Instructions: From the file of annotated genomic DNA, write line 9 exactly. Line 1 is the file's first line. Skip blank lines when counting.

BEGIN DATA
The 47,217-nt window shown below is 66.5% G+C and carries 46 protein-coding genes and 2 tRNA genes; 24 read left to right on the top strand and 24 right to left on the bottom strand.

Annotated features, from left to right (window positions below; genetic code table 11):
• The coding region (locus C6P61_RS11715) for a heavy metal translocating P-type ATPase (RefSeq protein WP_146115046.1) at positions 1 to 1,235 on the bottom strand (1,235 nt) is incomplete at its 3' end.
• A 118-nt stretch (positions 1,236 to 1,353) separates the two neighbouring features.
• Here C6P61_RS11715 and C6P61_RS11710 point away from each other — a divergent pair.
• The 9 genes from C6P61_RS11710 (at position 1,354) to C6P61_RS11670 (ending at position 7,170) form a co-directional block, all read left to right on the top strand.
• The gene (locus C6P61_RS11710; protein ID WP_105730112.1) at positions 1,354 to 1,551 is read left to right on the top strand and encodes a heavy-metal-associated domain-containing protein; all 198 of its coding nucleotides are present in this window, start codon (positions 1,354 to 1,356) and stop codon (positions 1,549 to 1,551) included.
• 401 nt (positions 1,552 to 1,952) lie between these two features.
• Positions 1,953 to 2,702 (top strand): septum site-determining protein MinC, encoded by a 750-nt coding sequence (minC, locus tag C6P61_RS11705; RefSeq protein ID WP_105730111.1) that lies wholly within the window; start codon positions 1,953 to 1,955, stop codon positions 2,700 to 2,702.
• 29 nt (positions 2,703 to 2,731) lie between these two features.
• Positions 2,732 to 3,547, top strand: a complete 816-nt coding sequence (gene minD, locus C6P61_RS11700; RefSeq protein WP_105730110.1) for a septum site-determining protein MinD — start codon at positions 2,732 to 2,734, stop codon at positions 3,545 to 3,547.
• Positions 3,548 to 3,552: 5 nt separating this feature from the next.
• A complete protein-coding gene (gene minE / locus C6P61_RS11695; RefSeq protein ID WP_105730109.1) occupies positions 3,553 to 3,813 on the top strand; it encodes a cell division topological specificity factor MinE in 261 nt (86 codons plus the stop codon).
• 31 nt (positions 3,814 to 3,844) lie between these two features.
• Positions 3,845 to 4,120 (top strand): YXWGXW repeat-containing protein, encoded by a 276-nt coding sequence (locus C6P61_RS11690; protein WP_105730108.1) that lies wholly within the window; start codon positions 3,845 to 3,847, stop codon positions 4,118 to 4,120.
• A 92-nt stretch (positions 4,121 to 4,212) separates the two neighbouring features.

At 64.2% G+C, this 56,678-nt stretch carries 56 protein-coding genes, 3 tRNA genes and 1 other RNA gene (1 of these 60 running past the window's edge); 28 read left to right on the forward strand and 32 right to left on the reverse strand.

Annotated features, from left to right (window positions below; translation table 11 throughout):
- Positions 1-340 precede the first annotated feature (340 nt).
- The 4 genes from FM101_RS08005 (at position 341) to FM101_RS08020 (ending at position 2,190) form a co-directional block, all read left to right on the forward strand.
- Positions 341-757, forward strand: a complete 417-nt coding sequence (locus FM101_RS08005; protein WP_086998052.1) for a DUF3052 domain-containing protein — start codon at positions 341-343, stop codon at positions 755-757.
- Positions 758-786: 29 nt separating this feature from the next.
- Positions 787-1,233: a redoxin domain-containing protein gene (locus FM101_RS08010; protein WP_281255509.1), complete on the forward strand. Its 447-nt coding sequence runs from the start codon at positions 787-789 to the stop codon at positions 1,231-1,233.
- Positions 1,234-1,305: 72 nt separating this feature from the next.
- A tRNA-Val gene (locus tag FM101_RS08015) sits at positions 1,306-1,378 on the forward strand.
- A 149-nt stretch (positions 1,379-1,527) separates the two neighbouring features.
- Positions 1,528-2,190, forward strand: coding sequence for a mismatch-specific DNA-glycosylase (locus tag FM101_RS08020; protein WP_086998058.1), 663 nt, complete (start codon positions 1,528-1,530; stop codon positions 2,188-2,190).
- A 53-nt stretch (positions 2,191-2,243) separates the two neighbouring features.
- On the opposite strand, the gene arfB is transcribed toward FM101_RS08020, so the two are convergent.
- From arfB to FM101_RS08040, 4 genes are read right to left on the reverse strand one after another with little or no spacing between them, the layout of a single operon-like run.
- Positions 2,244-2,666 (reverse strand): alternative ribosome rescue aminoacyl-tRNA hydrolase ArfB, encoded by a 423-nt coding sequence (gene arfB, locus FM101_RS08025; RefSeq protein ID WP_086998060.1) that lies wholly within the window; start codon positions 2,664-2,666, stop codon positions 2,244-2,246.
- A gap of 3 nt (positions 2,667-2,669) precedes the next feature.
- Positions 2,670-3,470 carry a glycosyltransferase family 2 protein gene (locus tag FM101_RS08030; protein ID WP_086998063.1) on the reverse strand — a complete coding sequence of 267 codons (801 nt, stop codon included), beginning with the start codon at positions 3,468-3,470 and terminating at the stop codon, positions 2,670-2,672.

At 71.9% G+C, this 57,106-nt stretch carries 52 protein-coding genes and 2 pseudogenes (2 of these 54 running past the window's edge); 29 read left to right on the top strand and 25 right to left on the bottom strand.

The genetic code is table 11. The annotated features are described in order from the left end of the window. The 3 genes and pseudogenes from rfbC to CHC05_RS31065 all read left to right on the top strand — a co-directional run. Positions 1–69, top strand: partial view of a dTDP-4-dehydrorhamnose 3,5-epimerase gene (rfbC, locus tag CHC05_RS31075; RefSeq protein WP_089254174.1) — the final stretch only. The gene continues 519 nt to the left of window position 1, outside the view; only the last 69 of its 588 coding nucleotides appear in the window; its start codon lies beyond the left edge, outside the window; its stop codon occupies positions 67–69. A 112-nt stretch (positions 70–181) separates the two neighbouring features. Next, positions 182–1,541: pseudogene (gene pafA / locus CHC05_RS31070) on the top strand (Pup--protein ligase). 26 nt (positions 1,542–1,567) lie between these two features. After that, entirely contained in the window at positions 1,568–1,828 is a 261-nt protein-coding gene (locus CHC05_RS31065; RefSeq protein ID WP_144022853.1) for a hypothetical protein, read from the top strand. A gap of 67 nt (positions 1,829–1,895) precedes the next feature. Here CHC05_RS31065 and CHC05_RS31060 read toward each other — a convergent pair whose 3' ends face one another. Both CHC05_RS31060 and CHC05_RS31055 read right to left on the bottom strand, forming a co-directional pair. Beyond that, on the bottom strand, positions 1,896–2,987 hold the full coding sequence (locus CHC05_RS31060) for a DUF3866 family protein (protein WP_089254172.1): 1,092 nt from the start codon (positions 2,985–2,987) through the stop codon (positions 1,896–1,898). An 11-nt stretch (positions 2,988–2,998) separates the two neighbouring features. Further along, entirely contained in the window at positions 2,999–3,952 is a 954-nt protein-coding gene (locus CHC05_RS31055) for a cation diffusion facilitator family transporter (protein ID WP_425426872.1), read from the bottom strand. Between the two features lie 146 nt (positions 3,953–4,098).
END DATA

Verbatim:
• Positions 1,953 to 2,702 (top strand): septum site-determining protein MinC, encoded by a 750-nt coding sequence (minC, locus tag C6P61_RS11705; RefSeq protein ID WP_105730111.1) that lies wholly within the window; start codon positions 1,953 to 1,955, stop codon positions 2,700 to 2,702.